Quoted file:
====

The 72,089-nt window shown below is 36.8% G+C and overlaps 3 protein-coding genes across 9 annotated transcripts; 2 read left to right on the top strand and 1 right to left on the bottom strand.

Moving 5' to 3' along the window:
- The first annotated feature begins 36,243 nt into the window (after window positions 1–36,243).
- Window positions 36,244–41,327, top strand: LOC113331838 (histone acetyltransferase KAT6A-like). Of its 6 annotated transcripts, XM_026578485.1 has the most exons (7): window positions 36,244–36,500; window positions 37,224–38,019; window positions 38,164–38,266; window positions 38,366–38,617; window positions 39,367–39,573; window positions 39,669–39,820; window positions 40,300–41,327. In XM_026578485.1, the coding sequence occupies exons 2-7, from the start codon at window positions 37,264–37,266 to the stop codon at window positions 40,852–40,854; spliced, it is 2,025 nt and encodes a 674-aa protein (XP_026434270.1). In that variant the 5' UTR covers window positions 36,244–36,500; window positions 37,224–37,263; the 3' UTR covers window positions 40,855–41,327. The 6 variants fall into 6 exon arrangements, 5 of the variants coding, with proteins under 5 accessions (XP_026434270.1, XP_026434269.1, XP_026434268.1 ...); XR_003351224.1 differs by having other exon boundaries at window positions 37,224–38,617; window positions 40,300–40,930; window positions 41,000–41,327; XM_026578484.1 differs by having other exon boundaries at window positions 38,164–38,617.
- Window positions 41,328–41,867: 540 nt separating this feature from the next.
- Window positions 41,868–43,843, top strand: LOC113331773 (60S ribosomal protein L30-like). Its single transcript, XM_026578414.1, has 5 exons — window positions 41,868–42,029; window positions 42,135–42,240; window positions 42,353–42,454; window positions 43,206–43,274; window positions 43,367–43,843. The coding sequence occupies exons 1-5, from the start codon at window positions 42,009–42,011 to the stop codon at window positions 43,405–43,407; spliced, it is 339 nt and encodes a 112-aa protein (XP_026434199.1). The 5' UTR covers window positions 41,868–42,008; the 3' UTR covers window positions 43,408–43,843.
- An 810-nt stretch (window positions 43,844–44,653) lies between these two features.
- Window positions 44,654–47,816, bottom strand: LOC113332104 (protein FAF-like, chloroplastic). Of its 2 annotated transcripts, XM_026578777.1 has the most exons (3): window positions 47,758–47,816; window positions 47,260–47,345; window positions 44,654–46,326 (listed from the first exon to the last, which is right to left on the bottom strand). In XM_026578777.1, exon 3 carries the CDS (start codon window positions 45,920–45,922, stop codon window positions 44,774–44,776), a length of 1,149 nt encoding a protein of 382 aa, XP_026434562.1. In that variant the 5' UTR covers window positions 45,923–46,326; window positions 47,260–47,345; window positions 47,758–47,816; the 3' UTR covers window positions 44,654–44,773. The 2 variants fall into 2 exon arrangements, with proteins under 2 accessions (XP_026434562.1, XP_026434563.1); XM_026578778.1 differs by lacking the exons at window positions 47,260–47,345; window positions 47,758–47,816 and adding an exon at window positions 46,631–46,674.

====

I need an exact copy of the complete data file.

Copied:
The 72,089-nt window shown below is 36.8% G+C and overlaps 3 protein-coding genes across 9 annotated transcripts; 2 read left to right on the top strand and 1 right to left on the bottom strand.

Moving 5' to 3' along the window:
- The first annotated feature begins 36,243 nt into the window (after window positions 1–36,243).
- Window positions 36,244–41,327, top strand: LOC113331838 (histone acetyltransferase KAT6A-like). Of its 6 annotated transcripts, XM_026578485.1 has the most exons (7): window positions 36,244–36,500; window positions 37,224–38,019; window positions 38,164–38,266; window positions 38,366–38,617; window positions 39,367–39,573; window positions 39,669–39,820; window positions 40,300–41,327. In XM_026578485.1, the coding sequence occupies exons 2-7, from the start codon at window positions 37,264–37,266 to the stop codon at window positions 40,852–40,854; spliced, it is 2,025 nt and encodes a 674-aa protein (XP_026434270.1). In that variant the 5' UTR covers window positions 36,244–36,500; window positions 37,224–37,263; the 3' UTR covers window positions 40,855–41,327. The 6 variants fall into 6 exon arrangements, 5 of the variants coding, with proteins under 5 accessions (XP_026434270.1, XP_026434269.1, XP_026434268.1 ...); XR_003351224.1 differs by having other exon boundaries at window positions 37,224–38,617; window positions 40,300–40,930; window positions 41,000–41,327; XM_026578484.1 differs by having other exon boundaries at window positions 38,164–38,617.
- Window positions 41,328–41,867: 540 nt separating this feature from the next.
- Window positions 41,868–43,843, top strand: LOC113331773 (60S ribosomal protein L30-like). Its single transcript, XM_026578414.1, has 5 exons — window positions 41,868–42,029; window positions 42,135–42,240; window positions 42,353–42,454; window positions 43,206–43,274; window positions 43,367–43,843. The coding sequence occupies exons 1-5, from the start codon at window positions 42,009–42,011 to the stop codon at window positions 43,405–43,407; spliced, it is 339 nt and encodes a 112-aa protein (XP_026434199.1). The 5' UTR covers window positions 41,868–42,008; the 3' UTR covers window positions 43,408–43,843.
- An 810-nt stretch (window positions 43,844–44,653) lies between these two features.
- Window positions 44,654–47,816, bottom strand: LOC113332104 (protein FAF-like, chloroplastic). Of its 2 annotated transcripts, XM_026578777.1 has the most exons (3): window positions 47,758–47,816; window positions 47,260–47,345; window positions 44,654–46,326 (listed from the first exon to the last, which is right to left on the bottom strand). In XM_026578777.1, exon 3 carries the CDS (start codon window positions 45,920–45,922, stop codon window positions 44,774–44,776), a length of 1,149 nt encoding a protein of 382 aa, XP_026434562.1. In that variant the 5' UTR covers window positions 45,923–46,326; window positions 47,260–47,345; window positions 47,758–47,816; the 3' UTR covers window positions 44,654–44,773. The 2 variants fall into 2 exon arrangements, with proteins under 2 accessions (XP_026434562.1, XP_026434563.1); XM_026578778.1 differs by lacking the exons at window positions 47,260–47,345; window positions 47,758–47,816 and adding an exon at window positions 46,631–46,674.